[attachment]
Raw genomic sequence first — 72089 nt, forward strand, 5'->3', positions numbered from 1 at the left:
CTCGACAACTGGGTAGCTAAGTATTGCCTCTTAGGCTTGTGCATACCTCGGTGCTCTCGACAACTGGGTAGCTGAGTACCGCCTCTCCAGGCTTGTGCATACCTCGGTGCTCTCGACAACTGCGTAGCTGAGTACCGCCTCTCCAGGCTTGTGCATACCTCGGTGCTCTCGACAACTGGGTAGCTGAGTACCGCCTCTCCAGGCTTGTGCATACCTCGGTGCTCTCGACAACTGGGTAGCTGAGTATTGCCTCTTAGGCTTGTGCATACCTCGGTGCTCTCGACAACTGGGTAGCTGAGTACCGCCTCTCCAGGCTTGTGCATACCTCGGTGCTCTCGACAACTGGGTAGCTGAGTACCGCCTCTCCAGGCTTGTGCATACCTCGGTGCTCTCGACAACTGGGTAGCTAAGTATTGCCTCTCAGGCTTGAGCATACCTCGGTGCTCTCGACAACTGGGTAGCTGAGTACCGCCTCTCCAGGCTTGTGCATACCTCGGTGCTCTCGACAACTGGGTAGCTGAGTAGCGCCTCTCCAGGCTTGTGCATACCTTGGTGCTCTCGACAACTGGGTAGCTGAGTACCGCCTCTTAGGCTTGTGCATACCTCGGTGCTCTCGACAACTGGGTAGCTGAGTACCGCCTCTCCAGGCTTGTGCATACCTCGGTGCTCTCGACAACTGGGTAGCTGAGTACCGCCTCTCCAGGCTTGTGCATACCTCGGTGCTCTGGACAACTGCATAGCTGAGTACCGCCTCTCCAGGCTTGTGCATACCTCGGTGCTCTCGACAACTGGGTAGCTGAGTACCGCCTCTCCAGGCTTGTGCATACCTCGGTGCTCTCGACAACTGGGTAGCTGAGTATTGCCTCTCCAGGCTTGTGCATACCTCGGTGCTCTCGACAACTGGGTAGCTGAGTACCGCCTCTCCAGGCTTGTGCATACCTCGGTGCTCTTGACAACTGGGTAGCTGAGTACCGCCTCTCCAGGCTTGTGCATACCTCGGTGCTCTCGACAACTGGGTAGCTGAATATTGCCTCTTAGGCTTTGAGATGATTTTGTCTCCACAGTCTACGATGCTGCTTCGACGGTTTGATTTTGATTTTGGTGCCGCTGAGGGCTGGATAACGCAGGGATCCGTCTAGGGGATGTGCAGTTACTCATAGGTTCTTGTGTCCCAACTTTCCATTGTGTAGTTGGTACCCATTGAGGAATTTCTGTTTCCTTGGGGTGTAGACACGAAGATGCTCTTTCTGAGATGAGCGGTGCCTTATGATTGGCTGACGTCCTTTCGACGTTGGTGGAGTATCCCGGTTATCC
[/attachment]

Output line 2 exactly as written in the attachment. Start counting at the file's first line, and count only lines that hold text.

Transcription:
CTCGACAACTGGGTAGCTAAGTATTGCCTCTTAGGCTTGTGCATACCTCGGTGCTCTCGACAACTGGGTAGCTGAGTACCGCCTCTCCAGGCTTGTGCATACCTCGGTGCTCTCGACAACTGCGTAGCTGAGTACCGCCTCTCCAGGCTTGTGCATACCTCGGTGCTCTCGACAACTGGGTAGCTGAGTACCGCCTCTCCAGGCTTGTGCATACCTCGGTGCTCTCGACAACTGGGTAGCTGAGTATTGCCTCTTAGGCTTGTGCATACCTCGGTGCTCTCGACAACTGGGTAGCTGAGTACCGCCTCTCCAGGCTTGTGCATACCTCGGTGCTCTCGACAACTGGGTAGCTGAGTACCGCCTCTCCAGGCTTGTGCATACCTCGGTGCTCTCGACAACTGGGTAGCTAAGTATTGCCTCTCAGGCTTGAGCATACCTCGGTGCTCTCGACAACTGGGTAGCTGAGTACCGCCTCTCCAGGCTTGTGCATACCTCGGTGCTCTCGACAACTGGGTAGCTGAGTAGCGCCTCTCCAGGCTTGTGCATACCTTGGTGCTCTCGACAACTGGGTAGCTGAGTACCGCCTCTTAGGCTTGTGCATACCTCGGTGCTCTCGACAACTGGGTAGCTGAGTACCGCCTCTCCAGGCTTGTGCATACCTCGGTGCTCTCGACAACTGGGTAGCTGAGTACCGCCTCTCCAGGCTTGTGCATACCTCGGTGCTCTGGACAACTGCATAGCTGAGTACCGCCTCTCCAGGCTTGTGCATACCTCGGTGCTCTCGACAACTGGGTAGCTGAGTACCGCCTCTCCAGGCTTGTGCATACCTCGGTGCTCTCGACAACTGGGTAGCTGAGTATTGCCTCTCCAGGCTTGTGCATACCTCGGTGCTCTCGACAACTGGGTAGCTGAGTACCGCCTCTCCAGGCTTGTGCATACCTCGGTGCTCTTGACAACTGGGTAGCTGAGTACCGCCTCTCCAGGCTTGTGCATACCTCGGTGCTCTCGACAACTGGGTAGCTGAATATTGCCTCTTAGGCTTTGAGATGATTTTGTCTCCACAGTCTACGATGCTGCTTCGACGGTTTGATTTTGATTTTGGTGCCGCTGAGGGCTGGATAACGCAGGGATCCGTCTAGGGGATGTGCAGTTACTCATAGGTTCTTGTGTCCCAACTTTCCATTGTGTAGTTGGTACCCATTGAGGAATTTCTGTTTCCTTGGGGTGTAGACACGAAGATGCTCTTTCTGAGATGAGCGGTGCCTTATGATTGGCTGACGTCCTTTCGACGTTGGTGGAGTATCCCGGTTATCC